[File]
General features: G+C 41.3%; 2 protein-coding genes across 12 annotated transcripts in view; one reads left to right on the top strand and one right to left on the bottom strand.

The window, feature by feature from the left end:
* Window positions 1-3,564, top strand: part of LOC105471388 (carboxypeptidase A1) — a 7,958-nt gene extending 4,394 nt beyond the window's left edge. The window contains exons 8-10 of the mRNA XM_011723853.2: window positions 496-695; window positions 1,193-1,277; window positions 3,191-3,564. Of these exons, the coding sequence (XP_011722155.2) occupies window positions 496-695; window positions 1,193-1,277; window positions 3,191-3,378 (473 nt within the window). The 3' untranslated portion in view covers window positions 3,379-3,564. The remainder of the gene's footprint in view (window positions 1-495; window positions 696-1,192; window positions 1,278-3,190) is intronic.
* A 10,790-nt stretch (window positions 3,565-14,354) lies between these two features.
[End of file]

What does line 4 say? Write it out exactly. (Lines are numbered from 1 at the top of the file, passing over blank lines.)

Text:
* A 10,790-nt stretch (window positions 3,565-14,354) lies between these two features.